Project 3: A little surreal?

It’s been just about two months since my lovely mum passed on August 4th. I know a couple of months isn’t any type of formal anniversary but the timing over the weekend brought mum to mind and I found myself looking at some of the photos of her last few days and it triggered a chain of thought about my next approach.

Figure 1 below is mum as mum on July 3rd 2013. I know now that the day this photo was taken mum had 31 days left before she died.


This below is mum at 9.42am on August 3rd


This below is mum at 12.38pm August 3rd


And this below is mum at 10.16am August 4th

Do any of the photos look a little surreal to you? On Sunday August 3rd mum was very week but aware of her surroundings and still with us and this can be clearly seen in Figure 2 where she is responding to my wetting her lips. Yet by lunchtime she was very tired and could barely communicate. By the time Monday morning arrived mum was alive but never gained consciousness and died at 2pm.

Thoughts on representation
It seems to me that Figure 3 Mum at 12.38pm August 3rd is a little surreal. Steph and Harry are posing with mum but she looks dead! But it’s not mum that makes the photo look strange as Figure 4 shows her in a similar state as figure 3. It’s the juxtaposition of Steph and Harry laughing and smiling alongside an unconscious looking mum that makes the photo look so odd.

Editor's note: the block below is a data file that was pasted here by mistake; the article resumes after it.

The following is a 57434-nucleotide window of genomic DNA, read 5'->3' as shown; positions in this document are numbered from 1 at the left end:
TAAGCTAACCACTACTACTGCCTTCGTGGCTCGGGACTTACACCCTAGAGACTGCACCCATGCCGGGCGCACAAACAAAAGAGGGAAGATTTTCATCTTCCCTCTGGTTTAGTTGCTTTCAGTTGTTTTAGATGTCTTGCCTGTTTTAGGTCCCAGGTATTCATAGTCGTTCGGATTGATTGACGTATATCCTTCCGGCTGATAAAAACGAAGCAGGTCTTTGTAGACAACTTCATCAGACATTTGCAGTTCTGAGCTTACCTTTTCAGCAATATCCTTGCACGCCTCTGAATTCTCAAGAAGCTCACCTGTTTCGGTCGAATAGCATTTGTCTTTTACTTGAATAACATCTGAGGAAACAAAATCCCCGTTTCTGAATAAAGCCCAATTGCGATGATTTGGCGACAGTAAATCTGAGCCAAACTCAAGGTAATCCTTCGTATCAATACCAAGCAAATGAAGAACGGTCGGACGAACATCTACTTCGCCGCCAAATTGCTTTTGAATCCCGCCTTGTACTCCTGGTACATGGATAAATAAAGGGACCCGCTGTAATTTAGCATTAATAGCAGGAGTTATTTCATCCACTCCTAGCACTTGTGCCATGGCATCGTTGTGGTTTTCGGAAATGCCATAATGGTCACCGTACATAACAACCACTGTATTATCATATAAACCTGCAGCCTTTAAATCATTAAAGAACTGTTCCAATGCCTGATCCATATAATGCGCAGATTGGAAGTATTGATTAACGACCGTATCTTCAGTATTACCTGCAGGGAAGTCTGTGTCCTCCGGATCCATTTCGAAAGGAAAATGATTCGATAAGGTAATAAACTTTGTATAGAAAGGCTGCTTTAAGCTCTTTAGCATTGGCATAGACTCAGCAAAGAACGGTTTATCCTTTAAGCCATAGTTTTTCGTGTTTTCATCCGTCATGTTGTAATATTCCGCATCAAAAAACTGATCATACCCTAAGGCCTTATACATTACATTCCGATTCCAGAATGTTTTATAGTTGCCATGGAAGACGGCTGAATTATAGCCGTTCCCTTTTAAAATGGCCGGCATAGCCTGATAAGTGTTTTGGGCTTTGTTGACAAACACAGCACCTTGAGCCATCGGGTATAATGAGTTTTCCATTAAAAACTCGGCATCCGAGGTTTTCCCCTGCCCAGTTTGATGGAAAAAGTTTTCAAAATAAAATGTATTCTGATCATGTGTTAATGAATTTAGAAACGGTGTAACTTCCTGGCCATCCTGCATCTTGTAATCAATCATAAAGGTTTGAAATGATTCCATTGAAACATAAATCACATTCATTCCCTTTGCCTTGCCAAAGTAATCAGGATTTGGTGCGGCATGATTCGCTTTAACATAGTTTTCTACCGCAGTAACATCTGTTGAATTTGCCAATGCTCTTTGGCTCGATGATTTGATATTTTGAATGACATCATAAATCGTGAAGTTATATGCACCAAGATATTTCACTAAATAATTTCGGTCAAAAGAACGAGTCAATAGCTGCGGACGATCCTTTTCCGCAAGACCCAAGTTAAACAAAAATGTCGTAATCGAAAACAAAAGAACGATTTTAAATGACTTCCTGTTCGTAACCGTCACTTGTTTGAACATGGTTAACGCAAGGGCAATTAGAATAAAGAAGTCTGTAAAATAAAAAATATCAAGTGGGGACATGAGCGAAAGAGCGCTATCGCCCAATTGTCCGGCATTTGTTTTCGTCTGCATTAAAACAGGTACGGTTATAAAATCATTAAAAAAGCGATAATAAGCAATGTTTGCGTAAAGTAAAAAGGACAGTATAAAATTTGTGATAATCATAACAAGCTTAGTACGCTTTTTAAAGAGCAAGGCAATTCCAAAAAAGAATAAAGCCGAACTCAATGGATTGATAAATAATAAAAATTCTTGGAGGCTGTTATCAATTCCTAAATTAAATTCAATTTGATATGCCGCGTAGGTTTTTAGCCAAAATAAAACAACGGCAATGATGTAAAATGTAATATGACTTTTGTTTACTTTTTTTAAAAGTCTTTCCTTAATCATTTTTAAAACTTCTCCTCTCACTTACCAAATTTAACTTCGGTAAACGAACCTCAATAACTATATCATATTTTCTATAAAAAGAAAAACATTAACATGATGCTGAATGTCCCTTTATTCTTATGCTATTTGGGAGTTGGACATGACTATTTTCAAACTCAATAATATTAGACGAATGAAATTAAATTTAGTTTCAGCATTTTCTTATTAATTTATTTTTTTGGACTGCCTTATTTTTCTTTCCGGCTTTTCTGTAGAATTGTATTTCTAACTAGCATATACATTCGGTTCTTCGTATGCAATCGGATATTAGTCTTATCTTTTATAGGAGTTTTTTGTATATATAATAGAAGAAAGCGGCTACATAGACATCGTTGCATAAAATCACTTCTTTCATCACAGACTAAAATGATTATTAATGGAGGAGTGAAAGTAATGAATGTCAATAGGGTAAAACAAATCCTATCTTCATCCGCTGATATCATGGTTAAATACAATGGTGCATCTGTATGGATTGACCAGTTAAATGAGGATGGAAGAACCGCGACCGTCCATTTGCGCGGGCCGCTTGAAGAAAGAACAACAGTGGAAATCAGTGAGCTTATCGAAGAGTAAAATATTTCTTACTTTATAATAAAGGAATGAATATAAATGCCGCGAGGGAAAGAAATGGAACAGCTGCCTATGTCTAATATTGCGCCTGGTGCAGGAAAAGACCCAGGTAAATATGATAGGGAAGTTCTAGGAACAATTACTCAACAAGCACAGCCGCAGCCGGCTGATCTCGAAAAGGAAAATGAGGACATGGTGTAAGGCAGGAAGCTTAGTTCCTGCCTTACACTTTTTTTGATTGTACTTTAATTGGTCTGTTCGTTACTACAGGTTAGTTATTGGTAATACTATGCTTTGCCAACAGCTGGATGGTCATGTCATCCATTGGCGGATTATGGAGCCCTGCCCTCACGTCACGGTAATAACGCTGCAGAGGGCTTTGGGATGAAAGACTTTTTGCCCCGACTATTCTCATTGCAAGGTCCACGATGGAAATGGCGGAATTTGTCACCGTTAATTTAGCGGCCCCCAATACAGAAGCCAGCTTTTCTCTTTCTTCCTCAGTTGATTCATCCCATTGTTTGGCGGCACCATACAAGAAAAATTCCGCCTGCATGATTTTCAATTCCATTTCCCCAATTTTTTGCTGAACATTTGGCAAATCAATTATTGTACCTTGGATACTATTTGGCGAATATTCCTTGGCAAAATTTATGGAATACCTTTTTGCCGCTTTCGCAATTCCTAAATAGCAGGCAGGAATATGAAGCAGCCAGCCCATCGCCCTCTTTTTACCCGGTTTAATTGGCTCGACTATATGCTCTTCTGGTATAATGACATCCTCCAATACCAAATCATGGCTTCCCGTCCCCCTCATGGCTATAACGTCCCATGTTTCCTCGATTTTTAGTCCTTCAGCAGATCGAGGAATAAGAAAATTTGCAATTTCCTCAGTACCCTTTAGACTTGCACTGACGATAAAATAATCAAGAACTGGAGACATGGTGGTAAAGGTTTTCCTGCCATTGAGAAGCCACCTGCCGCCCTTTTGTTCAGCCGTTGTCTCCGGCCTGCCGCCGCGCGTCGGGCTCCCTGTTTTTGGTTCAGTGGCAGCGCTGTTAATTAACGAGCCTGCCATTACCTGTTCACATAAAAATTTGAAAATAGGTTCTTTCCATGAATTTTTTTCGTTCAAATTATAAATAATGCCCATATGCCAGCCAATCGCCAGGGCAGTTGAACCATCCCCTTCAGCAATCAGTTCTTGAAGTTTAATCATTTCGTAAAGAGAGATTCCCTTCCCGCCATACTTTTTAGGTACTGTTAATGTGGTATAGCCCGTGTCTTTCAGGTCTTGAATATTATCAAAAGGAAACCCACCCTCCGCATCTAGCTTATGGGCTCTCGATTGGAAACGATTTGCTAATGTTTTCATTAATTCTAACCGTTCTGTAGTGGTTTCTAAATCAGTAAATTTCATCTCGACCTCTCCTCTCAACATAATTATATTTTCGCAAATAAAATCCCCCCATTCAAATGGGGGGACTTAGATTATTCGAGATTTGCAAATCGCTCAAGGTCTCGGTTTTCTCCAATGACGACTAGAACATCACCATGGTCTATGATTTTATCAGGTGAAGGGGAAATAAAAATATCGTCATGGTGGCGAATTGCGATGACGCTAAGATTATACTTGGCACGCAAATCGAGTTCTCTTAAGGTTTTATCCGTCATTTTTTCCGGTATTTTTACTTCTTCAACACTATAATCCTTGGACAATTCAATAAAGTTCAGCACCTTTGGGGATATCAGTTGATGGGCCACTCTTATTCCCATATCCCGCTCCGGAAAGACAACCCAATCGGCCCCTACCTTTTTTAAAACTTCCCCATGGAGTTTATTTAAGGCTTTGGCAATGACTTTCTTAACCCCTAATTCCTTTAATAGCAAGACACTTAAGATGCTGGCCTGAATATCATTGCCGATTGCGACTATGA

This got me thinking about oddities and impairment/disability and the possibility of creating a set of images that speaks about disability in a similar way. This could challenge and interest the viewer in terms of what they are seeing.

Of course the other main concern that came up as I wrote this was about how I am representing mum in such a public way. We naturally like the photos of our loved ones to be positive. Yet as Jo Spence showed with her 1979 Beyond the Family Album[1] – collectively such images create histories that omit much. It is with this in mind that I choose to share images of my mum not at her best, as this is mum as I remember her just as much as the pretty photos.


[1] Jo Spence, Beyond the Family Album, (n.d.) [online] [accessed 04/10/2014]


About Pete

South Londoner struggling with life, art and photography.
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